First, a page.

My experiments with forcing spring flower bulbs in water began on Dec. 4, 2014 when I filled a round blue bowl-type vase about a third full with clear glass marbles, poured in enough water to cover the marbles, and set about two dozen of the small grape hyacinth (muscari) bulbs on top of them.
They were in my living room, which stays on the cooler side, between 55 to 60 degrees, as a little-used room.
About five of the bulbs didn't sprout as quickly as the others, so I took those out and put four of them in a square vase with green marbles in the window of a sunny bedroom that was about 68 to 70 degrees on average. A few weeks later, I put the bulb shown in the top of a cobalt blue jar and set it in front of a textured privacy window of a bathroom that stays a little cooler because it is on an exterior wall.
The funny thing that happened was that all of the bulbs bloomed around the same time.
The slow-starters didn't grow as tall as those in the living room. They might have benefitted from more light from the south-facing window. But the single bathroom bulb was in shade and cold and it still bloomed along with the others.
What does this say? Every flower blooms in its own time, as the saying goes. All told, it took about 10 weeks for the flower buds to appear in the blue vase planting. I also planted muscari bulbs very close together in the large bowl of a thick-stemmed cocktail glass as a gift for a friend. For whatever reason, that one took longer to bloom in a different environment. It was in flower a couple of weeks later, taking 12 weeks total.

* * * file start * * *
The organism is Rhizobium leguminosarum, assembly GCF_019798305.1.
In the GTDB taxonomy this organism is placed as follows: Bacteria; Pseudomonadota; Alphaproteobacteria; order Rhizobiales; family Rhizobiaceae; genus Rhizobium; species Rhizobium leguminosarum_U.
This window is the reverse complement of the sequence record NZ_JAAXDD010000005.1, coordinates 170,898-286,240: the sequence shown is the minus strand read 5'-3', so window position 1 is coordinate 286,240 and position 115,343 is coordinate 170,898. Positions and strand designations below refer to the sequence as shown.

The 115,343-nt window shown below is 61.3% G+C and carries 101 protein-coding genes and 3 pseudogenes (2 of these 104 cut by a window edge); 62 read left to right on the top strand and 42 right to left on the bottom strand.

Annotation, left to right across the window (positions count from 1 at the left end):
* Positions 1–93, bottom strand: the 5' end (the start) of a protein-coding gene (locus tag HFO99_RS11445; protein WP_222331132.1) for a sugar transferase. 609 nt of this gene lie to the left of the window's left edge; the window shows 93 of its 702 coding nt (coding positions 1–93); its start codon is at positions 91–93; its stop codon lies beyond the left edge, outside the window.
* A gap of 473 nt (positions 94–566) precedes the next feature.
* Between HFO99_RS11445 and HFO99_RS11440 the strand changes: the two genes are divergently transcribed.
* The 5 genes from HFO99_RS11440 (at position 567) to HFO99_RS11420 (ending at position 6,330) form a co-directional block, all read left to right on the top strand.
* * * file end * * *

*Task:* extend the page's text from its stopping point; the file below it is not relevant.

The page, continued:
Muscari is recommended for water forcing because the bulbs are so easy to grow. Our flowers didn't develop perfectly, however. There was more space between the florettes than there should have been. So this year, I'll start them in the basement for a six-week cold treatment along with the tulips to see if they perform better with a little chill.
The process is simple: Start with clean vases and fillers. Use a weak bleach solution (2 teaspoons of bleach in a gallon of water) to clean vases and soak all stones, marbles or other fillers for 10 minutes. Rinse well and dry.
Next, fill each vase with an inch or two inches of marbles. With muscari, the roots wrap around the marbles, so smaller marbles seemed to be better. Because grape hyacinths are small plants, the marbles can be filled almost to the rim of a decorative planter with bulbs set on top.
Add water just to the top of the marbles and set the bulbs on top, with pointed end up. To avoid rot, don't let the bulb bottoms sit in the water. Even if the water level is a little low, the roots will grow down to get a drink. They actually seem to thrive when you don't lavish them with attention and constant water refills. Of course, give them more to drink before the vase goes dry.